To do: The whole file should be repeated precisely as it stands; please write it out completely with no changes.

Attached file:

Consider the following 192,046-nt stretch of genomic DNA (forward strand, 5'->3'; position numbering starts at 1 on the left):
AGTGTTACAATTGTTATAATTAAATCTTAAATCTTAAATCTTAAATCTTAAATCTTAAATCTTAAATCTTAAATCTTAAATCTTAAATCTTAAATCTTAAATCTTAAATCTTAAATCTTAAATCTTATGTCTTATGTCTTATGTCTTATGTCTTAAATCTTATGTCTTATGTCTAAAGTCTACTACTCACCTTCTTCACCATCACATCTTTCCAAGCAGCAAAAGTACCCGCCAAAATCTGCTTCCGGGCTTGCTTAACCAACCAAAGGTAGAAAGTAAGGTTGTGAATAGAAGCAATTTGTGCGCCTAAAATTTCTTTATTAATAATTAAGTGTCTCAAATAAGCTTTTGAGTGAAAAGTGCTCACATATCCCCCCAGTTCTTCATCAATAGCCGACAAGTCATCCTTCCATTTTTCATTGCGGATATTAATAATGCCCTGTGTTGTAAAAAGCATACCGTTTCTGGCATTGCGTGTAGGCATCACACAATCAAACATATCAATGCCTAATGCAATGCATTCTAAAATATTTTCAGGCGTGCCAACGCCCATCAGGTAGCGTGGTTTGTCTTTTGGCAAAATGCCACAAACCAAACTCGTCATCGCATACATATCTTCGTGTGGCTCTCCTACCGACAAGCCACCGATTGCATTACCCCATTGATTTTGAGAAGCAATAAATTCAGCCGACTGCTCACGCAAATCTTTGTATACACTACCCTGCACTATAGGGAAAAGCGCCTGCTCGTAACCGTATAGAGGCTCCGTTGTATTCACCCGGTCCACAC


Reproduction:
Consider the following 192,046-nt stretch of genomic DNA (forward strand, 5'->3'; position numbering starts at 1 on the left):
AGTGTTACAATTGTTATAATTAAATCTTAAATCTTAAATCTTAAATCTTAAATCTTAAATCTTAAATCTTAAATCTTAAATCTTAAATCTTAAATCTTAAATCTTAAATCTTAAATCTTAAATCTTATGTCTTATGTCTTATGTCTTATGTCTTAAATCTTATGTCTTATGTCTAAAGTCTACTACTCACCTTCTTCACCATCACATCTTTCCAAGCAGCAAAAGTACCCGCCAAAATCTGCTTCCGGGCTTGCTTAACCAACCAAAGGTAGAAAGTAAGGTTGTGAATAGAAGCAATTTGTGCGCCTAAAATTTCTTTATTAATAATTAAGTGTCTCAAATAAGCTTTTGAGTGAAAAGTGCTCACATATCCCCCCAGTTCTTCATCAATAGCCGACAAGTCATCCTTCCATTTTTCATTGCGGATATTAATAATGCCCTGTGTTGTAAAAAGCATACCGTTTCTGGCATTGCGTGTAGGCATCACACAATCAAACATATCAATGCCTAATGCAATGCATTCTAAAATATTTTCAGGCGTGCCAACGCCCATCAGGTAGCGTGGTTTGTCTTTTGGCAAAATGCCACAAACCAAACTCGTCATCGCATACATATCTTCGTGTGGCTCTCCTACCGACAAGCCACCGATTGCATTACCCCATTGATTTTGAGAAGCAATAAATTCAGCCGACTGCTCACGCAAATCTTTGTATACACTACCCTGCACTATAGGGAAAAGCGCCTGCTCGTAACCGTATAGAGGCTCCGTTGTATTCACCCGGTCCACAC